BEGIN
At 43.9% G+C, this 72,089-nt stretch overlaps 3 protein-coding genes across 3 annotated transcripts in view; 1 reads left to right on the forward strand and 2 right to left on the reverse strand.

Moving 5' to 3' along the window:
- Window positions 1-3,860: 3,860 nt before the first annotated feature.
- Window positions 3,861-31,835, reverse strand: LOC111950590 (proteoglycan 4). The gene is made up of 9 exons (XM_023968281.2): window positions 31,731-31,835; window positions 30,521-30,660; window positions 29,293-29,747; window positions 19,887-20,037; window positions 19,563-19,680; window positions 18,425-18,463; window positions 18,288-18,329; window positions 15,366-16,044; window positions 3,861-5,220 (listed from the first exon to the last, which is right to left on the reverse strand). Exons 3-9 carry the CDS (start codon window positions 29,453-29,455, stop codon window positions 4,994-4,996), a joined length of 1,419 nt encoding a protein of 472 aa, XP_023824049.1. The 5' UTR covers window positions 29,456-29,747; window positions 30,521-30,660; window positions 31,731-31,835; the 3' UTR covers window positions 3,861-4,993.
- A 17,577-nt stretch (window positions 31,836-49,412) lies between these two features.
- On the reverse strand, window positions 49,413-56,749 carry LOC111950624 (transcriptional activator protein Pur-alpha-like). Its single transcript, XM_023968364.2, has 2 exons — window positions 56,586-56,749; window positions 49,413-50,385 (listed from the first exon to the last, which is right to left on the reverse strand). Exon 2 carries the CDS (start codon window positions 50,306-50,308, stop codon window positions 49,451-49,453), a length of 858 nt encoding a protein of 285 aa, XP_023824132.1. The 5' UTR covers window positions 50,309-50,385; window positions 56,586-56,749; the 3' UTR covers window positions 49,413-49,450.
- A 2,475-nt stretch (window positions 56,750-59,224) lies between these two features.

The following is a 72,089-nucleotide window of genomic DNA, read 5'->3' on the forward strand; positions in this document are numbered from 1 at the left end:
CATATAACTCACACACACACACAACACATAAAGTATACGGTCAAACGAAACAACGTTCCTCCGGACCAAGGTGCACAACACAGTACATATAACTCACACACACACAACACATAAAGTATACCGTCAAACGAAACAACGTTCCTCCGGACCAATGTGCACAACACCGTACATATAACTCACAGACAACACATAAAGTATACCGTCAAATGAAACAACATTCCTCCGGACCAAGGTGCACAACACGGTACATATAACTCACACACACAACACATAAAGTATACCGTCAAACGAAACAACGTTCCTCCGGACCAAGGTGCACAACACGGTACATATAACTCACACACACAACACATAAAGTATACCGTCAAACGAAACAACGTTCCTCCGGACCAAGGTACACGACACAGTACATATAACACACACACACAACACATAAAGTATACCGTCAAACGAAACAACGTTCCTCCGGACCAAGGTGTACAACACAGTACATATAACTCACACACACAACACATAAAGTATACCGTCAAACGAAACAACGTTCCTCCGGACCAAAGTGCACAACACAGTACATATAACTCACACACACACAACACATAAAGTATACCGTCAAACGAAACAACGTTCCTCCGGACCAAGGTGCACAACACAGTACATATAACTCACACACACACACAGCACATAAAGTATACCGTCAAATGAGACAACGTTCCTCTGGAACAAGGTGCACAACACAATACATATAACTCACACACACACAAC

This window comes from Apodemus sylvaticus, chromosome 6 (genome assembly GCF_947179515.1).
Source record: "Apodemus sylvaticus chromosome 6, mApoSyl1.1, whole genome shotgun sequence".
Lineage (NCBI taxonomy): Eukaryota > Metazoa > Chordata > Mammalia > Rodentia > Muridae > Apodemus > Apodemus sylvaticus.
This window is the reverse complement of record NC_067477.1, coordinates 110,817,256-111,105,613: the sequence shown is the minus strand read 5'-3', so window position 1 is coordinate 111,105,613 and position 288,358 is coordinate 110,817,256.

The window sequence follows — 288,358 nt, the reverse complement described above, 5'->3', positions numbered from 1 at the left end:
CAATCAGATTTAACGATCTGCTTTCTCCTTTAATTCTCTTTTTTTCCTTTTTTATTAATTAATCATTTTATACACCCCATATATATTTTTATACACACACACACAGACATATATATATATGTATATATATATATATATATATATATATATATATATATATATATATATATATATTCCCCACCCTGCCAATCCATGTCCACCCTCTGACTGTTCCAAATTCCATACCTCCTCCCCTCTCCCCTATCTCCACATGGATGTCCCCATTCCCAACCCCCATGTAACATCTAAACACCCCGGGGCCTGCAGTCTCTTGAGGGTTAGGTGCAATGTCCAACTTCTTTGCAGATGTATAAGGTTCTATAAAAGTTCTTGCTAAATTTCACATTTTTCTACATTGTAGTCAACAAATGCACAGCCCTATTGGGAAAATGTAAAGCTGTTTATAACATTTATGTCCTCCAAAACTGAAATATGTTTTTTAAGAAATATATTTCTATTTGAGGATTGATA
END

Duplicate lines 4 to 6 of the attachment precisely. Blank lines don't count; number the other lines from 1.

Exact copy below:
- Window positions 3,861-31,835, reverse strand: LOC111950590 (proteoglycan 4). The gene is made up of 9 exons (XM_023968281.2): window positions 31,731-31,835; window positions 30,521-30,660; window positions 29,293-29,747; window positions 19,887-20,037; window positions 19,563-19,680; window positions 18,425-18,463; window positions 18,288-18,329; window positions 15,366-16,044; window positions 3,861-5,220 (listed from the first exon to the last, which is right to left on the reverse strand). Exons 3-9 carry the CDS (start codon window positions 29,453-29,455, stop codon window positions 4,994-4,996), a joined length of 1,419 nt encoding a protein of 472 aa, XP_023824049.1. The 5' UTR covers window positions 29,456-29,747; window positions 30,521-30,660; window positions 31,731-31,835; the 3' UTR covers window positions 3,861-4,993.
- A 17,577-nt stretch (window positions 31,836-49,412) lies between these two features.
- On the reverse strand, window positions 49,413-56,749 carry LOC111950624 (transcriptional activator protein Pur-alpha-like). Its single transcript, XM_023968364.2, has 2 exons — window positions 56,586-56,749; window positions 49,413-50,385 (listed from the first exon to the last, which is right to left on the reverse strand). Exon 2 carries the CDS (start codon window positions 50,306-50,308, stop codon window positions 49,451-49,453), a length of 858 nt encoding a protein of 285 aa, XP_023824132.1. The 5' UTR covers window positions 50,309-50,385; window positions 56,586-56,749; the 3' UTR covers window positions 49,413-49,450.